Make sure to head outside this weekend to witness one of the most spectacular cosmic events of the year – the Perseid meteor shower.

The peak will occur on Sunday night, August 13, but the viewing is predicted to be excellent in the preceding nights. In fact, researchers say this will be one of the best years for spotting the Perseids.

"Conditions this year couldn't be more perfect," Diana Hannikainen, observing editor of Sky & Telescope explains in a media release.

"The waning crescent Moon, which is only 8 percent illuminated, rises in the wee hours of the morning on August 13th and won't interfere with viewing."

The Perseids will be visible to pretty much everyone in the Northern Hemisphere and in dark spots, roughly one meteor will be visible per minute.

The 'shooting stars' are actually dust and debris that hit our atmosphere at high speed and burn up as Earth passes through the vast tail of Comet 109/Swift-Tuttle – which last ventured into our neighborhood in 1992 and will next swing by in 2126.

"It only takes a brief moment after the meteoroid collides with the air molecules before the atoms emit light, which is when you can see a glowing trail in the sky," says meteor investigator Denis Vida from Western University in Canada.

"The prime time will be just before sunrise on August 12 or 13. If you're observing in the evening, start after 10 pm and look towards the east or northeast. Finding the Big Dipper can be a guide to spotting some Perseids."

This year, Western University and NASA have partnered to launch a meteor activity website that will help you work out how good the show will be on a particular night.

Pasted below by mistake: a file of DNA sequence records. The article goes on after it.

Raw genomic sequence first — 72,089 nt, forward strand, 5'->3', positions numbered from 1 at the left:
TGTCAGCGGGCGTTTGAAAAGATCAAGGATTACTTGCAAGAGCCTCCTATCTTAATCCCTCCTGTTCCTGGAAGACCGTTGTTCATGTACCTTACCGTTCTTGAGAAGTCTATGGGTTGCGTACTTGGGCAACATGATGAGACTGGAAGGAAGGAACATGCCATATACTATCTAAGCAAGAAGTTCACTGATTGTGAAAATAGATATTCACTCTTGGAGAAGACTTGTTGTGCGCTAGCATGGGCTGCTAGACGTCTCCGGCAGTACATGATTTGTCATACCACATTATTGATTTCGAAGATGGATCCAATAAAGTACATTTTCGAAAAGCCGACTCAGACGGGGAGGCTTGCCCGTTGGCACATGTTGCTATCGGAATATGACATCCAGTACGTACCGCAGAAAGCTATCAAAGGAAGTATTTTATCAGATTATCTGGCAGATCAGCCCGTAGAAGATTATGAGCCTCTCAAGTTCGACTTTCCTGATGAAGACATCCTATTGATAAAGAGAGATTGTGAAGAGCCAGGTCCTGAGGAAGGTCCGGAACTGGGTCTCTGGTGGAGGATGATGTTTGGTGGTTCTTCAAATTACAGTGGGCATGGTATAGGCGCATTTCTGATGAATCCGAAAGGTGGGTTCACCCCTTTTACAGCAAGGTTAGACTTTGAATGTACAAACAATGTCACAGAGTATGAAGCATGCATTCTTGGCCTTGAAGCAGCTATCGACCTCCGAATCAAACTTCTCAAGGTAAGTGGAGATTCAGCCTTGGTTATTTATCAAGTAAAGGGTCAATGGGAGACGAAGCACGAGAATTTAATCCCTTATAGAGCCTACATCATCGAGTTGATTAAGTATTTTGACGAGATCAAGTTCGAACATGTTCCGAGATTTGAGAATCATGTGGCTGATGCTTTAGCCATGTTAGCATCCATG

Unfortunately the event is below the horizon for those in most parts of the Southern Hemisphere. But you can watch live from the comfort of your own home via the Virtual Telescope Project's livestream on Sunday at 0130 UT.

Why is it called the Perseids?

The tails of the meteors all seem to point to the northern hemisphere constellation Perseus, which is why the event is called the Perseid meteor shower.

During the meteor shower's peak, which is when we pass through the densest part of the tail, skywatchers in the Northern Hemisphere can expect to see up to 60 to 70 shooting stars per hour, provided they've found some dark, clear skies for viewing.

The 2016 shower was a doozy, with closer to 200 meteors per hour lighting up the sky thanks to Jupiter tugging at the comet's dust trail, allowing Earth to slip deeper into the stream.

How best to see the Perseids

Remember it takes your eyes about 30 minutes to fully adjust to the dark, and don't worry about acquiring any fancy equipment – you'll be able to see everything easily with the naked eye, especially if you can get out of the city and away from the smog and light pollution. Beaches are always good places to watch.

"The main thing that could hamper enjoyment of the spectacle would be clouds or light pollution," Hannikainen warned.

You can help find a dark enough spot near you, using this atlas of artificial sky brightness.

Unfortunately the event is below the horizon for those in most parts of the Southern Hemisphere.

Parts of this article were adapted from 2017 and 2021 coverage of the Perseids meteor shower.